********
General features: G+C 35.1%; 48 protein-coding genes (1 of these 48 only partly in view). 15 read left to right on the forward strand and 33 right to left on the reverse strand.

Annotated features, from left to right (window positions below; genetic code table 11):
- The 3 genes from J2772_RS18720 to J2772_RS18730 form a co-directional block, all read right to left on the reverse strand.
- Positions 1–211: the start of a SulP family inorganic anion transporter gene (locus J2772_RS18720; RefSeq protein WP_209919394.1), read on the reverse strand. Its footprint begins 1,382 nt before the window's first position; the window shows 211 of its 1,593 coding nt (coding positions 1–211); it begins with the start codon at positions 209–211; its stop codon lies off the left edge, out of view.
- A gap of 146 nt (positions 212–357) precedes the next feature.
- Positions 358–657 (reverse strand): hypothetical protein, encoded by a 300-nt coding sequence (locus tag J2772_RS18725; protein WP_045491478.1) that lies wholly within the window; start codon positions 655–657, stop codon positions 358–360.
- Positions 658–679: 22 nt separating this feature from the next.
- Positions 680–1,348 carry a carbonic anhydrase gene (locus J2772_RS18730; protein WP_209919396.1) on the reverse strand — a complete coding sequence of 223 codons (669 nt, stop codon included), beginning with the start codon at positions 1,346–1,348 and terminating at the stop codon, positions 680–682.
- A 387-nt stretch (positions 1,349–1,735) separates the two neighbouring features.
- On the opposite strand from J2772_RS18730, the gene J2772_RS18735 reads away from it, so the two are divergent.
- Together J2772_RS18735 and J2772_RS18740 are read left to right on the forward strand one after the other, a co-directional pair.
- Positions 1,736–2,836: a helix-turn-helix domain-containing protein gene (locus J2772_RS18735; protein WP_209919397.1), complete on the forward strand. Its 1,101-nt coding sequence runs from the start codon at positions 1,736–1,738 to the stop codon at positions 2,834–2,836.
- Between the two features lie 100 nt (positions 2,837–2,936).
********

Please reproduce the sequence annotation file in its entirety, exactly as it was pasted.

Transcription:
General features: G+C 35.1%; 48 protein-coding genes (1 of these 48 only partly in view). 15 read left to right on the forward strand and 33 right to left on the reverse strand.

Annotated features, from left to right (window positions below; genetic code table 11):
- The 3 genes from J2772_RS18720 to J2772_RS18730 form a co-directional block, all read right to left on the reverse strand.
- Positions 1–211: the start of a SulP family inorganic anion transporter gene (locus J2772_RS18720; RefSeq protein WP_209919394.1), read on the reverse strand. Its footprint begins 1,382 nt before the window's first position; the window shows 211 of its 1,593 coding nt (coding positions 1–211); it begins with the start codon at positions 209–211; its stop codon lies off the left edge, out of view.
- A gap of 146 nt (positions 212–357) precedes the next feature.
- Positions 358–657 (reverse strand): hypothetical protein, encoded by a 300-nt coding sequence (locus tag J2772_RS18725; protein WP_045491478.1) that lies wholly within the window; start codon positions 655–657, stop codon positions 358–360.
- Positions 658–679: 22 nt separating this feature from the next.
- Positions 680–1,348 carry a carbonic anhydrase gene (locus J2772_RS18730; protein WP_209919396.1) on the reverse strand — a complete coding sequence of 223 codons (669 nt, stop codon included), beginning with the start codon at positions 1,346–1,348 and terminating at the stop codon, positions 680–682.
- A 387-nt stretch (positions 1,349–1,735) separates the two neighbouring features.
- On the opposite strand from J2772_RS18730, the gene J2772_RS18735 reads away from it, so the two are divergent.
- Together J2772_RS18735 and J2772_RS18740 are read left to right on the forward strand one after the other, a co-directional pair.
- Positions 1,736–2,836: a helix-turn-helix domain-containing protein gene (locus J2772_RS18735; protein WP_209919397.1), complete on the forward strand. Its 1,101-nt coding sequence runs from the start codon at positions 1,736–1,738 to the stop codon at positions 2,834–2,836.
- Between the two features lie 100 nt (positions 2,837–2,936).